The visibility on Tesla’s Model 3 production ramp-up took on some new dimensions this week, as U.S. national morning news program CBS This Morning aired a segment featuring Tesla auto workers expressing concerns about on the job safety.
Supply Chain Matters has featured several prior blog commentaries regarding the both the supply chain and actual production ramp-up challenges for the new Model 3 sedan. The reality remains that Tesla must ramp-up its annual production from the current rate of 84,000 to 500,000 vehicles per year over the next two years.
Tesla initiated pilot production of the soon to be mass-produced for the masses Model 3 in February, to coincide with company’s annual report to stockholders. In a letter to shareholders, CEO Elon Musk declared that Model 3 product development, supply chain and manufacturing are on-track to support volume deliveries in the second-half of this year, while installation of manufacturing equipment was underway at both the Fremont California and the Nevada based Gigafactory. The company expects to invest somewhere between $2 billion and $2.5 billion in capital expenditures ahead of the start of Model 3 production and by our lens, there is little tolerance for missteps in engineering and process design. Initial reports of strains in the workforce came after the final quarter of 2016 when production workers were called upon to make-up production time for some supply-chain snafus. Additional reports of worker fatigue came prior to Tesla’s February formal reporting of both Q4 and 2016 performance.
This week’s televised report adds yet another dimension, that of a production workforce that continues to express concerns related to excessive work hours leading to added workplace accidents.
The CBS News report cites data from advocacy group Worksafe that released Tesla safety data to back-up worker concerns. A Tesla production worker, on the advice of the United Auto Workers labor union, obtained three years of worker injury reports. A reported independent analysis of the numbers pointed to a 31 percent higher than industry average rate of serious injuries, that resulted in either days away from work or restricted duty.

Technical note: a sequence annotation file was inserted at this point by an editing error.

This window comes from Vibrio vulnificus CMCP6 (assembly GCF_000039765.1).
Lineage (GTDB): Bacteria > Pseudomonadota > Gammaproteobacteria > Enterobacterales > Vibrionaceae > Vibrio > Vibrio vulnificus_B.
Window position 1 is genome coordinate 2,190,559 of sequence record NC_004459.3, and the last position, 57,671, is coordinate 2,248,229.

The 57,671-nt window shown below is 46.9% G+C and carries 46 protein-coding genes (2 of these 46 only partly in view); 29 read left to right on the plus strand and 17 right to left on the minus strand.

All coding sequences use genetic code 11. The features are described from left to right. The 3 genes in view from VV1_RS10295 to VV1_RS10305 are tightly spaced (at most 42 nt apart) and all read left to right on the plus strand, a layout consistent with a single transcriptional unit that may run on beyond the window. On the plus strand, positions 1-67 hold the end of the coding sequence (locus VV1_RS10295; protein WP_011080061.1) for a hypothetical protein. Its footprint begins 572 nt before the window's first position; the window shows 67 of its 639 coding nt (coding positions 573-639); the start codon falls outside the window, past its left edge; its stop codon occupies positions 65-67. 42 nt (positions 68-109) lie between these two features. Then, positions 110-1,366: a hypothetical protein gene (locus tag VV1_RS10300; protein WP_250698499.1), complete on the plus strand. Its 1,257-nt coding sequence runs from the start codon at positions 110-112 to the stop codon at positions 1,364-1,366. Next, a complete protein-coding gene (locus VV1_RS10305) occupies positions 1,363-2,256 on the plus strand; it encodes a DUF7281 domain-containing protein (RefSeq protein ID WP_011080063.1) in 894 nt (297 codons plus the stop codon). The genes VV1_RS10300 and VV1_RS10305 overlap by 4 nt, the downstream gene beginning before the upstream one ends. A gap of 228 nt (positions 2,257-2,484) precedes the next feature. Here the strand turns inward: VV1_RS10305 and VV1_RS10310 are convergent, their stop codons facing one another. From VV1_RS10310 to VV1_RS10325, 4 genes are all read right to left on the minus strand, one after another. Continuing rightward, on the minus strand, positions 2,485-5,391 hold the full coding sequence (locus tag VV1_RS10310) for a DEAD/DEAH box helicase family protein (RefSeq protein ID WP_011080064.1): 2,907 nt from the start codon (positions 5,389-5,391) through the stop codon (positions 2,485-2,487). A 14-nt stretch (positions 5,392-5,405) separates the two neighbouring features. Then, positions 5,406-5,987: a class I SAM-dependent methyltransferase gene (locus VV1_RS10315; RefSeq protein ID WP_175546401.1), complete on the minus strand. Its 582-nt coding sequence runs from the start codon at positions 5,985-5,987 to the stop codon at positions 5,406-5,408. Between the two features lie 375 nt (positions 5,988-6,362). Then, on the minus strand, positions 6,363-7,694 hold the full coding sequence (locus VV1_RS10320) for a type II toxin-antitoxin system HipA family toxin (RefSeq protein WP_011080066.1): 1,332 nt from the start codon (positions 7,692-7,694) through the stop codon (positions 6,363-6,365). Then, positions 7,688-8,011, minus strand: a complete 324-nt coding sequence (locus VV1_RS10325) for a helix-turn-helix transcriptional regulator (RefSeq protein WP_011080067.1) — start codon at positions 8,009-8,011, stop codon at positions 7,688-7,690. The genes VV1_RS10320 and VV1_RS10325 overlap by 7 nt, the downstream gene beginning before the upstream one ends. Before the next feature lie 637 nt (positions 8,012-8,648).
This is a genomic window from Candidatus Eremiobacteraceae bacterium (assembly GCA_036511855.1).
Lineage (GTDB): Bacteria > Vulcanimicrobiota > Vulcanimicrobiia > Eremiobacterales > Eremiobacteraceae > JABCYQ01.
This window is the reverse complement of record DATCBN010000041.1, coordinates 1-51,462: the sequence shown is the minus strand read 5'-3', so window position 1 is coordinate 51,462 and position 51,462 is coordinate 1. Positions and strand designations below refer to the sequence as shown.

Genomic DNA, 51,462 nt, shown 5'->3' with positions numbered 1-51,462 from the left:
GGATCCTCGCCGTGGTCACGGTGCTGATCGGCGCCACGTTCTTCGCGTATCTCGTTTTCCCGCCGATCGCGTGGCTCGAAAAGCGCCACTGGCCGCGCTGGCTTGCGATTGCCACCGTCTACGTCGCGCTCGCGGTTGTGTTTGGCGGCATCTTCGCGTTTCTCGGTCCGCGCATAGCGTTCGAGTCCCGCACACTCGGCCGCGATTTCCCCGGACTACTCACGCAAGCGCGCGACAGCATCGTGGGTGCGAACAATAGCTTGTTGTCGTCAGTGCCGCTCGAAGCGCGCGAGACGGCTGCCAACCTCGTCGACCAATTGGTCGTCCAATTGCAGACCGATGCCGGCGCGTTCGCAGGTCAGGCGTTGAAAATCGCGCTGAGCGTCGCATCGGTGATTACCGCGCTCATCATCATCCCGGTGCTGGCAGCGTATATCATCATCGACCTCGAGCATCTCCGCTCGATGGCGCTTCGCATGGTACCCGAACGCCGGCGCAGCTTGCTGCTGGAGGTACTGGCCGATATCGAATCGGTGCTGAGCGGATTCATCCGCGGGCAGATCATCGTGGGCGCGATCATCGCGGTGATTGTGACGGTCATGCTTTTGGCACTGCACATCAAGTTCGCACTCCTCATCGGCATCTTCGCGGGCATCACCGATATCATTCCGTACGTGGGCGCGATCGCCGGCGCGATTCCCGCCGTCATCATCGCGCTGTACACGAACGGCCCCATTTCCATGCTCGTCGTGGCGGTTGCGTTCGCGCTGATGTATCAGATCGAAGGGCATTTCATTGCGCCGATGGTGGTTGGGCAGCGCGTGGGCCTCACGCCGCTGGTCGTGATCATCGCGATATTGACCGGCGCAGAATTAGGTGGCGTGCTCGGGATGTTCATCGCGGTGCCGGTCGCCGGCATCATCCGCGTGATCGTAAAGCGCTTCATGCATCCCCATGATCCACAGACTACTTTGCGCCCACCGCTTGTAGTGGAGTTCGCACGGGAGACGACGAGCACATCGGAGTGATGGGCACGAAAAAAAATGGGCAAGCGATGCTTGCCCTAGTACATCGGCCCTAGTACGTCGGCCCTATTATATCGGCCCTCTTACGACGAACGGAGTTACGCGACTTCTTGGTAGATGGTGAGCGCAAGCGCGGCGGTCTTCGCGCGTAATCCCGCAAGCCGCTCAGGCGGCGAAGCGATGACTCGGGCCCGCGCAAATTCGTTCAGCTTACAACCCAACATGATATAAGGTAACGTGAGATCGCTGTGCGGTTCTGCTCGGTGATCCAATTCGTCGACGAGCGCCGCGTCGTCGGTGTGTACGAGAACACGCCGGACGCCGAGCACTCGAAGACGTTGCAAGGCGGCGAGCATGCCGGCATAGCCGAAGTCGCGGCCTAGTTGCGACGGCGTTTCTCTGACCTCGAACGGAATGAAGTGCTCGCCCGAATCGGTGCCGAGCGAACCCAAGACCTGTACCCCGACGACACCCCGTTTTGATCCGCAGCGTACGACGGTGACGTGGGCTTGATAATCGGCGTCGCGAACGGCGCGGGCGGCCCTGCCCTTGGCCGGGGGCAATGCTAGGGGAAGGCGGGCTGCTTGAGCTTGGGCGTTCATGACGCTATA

The segment also features video of Tesla’s HR Manager and three production managers all indicating that the company maintains worker safety as a top priority. Ongoing efforts to prepare for the addition of Model 3 production include ergonomics experts being brought in and the addition of an extra third-shift, to replace two 12-hour shifts, to mitigate worker fatigue and burnout.
To be balanced, the CBS News report does provide an undertone of an effort by the four interviewed production workers to seek other safeguards. The other backdrop is that the United Auto Workers is possibly marshaling a labor union representation campaign. That adds another dimension of ongoing challenges for Tesla
In either case, as this news report implies in video, Tesla will need to re-double efforts to make the majority of its production workers feel more optimistic that the full ramp-up will not be perceived to be at the expense of worker safety and burnout.
No one, including production workers, seems to be disputing the engineering and design features of the Model 3. But, something compelled a small group of production workers to go public and voice concerns, and that adds a more visible dimension to Tesla’s supply chain and manufacturing ramp-up.
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